Tuesday, October 20, 2009

Bald Mountain Night 20: Nosferatu

Each day in October, intrepid blogger Alex Boivin will watch a horror movie. These movies are all new to him and are part of his month-long effort to fill in his gaps in the horror canon. If he doesn't die from fright, you just might get to read about about his exploits in cinema during the Halloween season.

With yesterday's Call of Cthulhu, I was introduced to the realm of the silent horror film, albeit an intentionally retro one from four years ago. My experience with the silent movie is minimal- I've seen a few classics, Metropolis and Un chien andalou to be specific, but I've never been a big follower of the pre-talkie motion picture. Missing from my palette is probably one of the most famous works from the age of the silent film, F.W. Murnau's 1922 vampire flick Nosferatu.

Nosferatu is basically Bram Stoker's Dracula, but since the rights to that story weren't in the public domain then as they are now, names had to be changed, so Count Dracula is "Count Orlock", Jonathan Harker is "Thomas Hutter", Mina is "Ellen", et cetera, et cetera. For those of you somehow still ignorant of the Dracula story, a real estate agent is given the task of helping an eccentric (aren't they all?) Transylvanian nobleman find a house in Lond...excuse me "Wisborg, Germany". Unfortunately for all those involved, the new client turns out to be a vampire and all that entails soon ensues, bloodsucking, the Plague, and all that.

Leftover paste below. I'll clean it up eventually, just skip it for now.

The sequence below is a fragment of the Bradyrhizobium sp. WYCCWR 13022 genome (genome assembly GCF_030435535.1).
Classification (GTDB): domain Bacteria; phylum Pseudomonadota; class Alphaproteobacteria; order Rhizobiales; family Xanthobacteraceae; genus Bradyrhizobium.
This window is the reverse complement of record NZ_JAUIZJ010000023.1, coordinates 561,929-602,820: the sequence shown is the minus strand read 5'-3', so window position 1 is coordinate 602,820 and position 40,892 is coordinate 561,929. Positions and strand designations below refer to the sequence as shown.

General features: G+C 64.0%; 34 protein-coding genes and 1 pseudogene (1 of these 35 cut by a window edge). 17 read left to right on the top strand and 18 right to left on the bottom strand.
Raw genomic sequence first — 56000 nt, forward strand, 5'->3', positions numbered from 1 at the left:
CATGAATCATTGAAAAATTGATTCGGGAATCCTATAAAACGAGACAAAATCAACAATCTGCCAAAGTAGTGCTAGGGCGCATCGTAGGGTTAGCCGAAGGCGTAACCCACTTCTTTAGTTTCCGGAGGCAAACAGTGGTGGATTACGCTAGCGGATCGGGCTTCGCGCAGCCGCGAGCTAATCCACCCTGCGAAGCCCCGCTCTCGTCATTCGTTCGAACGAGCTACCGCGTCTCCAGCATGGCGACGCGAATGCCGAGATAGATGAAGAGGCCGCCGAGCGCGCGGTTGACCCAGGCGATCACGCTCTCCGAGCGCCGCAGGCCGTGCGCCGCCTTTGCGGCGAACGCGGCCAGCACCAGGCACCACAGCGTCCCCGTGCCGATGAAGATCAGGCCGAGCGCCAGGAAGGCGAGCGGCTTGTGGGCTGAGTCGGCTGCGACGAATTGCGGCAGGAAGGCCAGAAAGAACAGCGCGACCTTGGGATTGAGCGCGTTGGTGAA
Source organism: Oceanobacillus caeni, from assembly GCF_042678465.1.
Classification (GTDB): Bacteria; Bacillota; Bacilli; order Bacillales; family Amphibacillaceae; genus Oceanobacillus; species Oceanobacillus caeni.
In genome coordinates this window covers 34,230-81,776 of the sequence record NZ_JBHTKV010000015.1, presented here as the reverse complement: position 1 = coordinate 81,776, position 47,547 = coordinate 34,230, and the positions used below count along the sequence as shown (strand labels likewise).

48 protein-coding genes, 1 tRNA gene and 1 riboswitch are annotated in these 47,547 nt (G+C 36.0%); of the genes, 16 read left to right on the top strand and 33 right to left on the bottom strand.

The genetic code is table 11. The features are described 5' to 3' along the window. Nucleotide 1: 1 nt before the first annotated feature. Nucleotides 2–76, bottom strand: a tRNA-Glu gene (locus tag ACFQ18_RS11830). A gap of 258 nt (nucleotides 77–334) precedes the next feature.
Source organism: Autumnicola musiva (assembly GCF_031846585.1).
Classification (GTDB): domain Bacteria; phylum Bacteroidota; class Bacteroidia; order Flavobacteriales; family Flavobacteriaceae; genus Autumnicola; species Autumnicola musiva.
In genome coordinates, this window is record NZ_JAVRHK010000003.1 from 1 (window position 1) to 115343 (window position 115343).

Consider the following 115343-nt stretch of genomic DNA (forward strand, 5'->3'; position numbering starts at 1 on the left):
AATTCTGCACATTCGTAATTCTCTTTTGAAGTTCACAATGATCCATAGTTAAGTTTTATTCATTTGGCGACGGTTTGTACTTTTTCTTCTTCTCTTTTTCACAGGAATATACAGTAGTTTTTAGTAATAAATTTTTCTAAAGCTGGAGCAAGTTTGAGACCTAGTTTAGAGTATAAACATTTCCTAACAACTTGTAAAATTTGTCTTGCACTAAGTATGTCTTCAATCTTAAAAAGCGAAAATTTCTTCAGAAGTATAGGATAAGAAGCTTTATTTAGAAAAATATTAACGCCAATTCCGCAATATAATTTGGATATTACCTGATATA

Silent movies are something unique and unto themselves, modern audiences really can't wrap their heads around them: we're too spoiled by modern cinematic techniques like, you know, sound. The fact that there's no sound and therefore minimal dialogue makes the thing feel kind of like a child's picture book, communicating in simple images and on-screen text that lets you know what can't be visually conveyed. The visuals are suitably creepy, Max Schreck as Count Orlock is frightening to say the least and his performance is one of those great iconic horror elements that transcends the film itself, and the duotone imagery (in my Netflix streaming version at least, other releases preserve the black and white) makes the movie look like something halfway between a Smiths album cover and a Game Boy Color screen. In spite of my own contemporary limitations, I was able to enjoy this one and see why it ranks up there with the classics of not only horror but of cinema in general. Very cool.

Final verdict: 62 Congos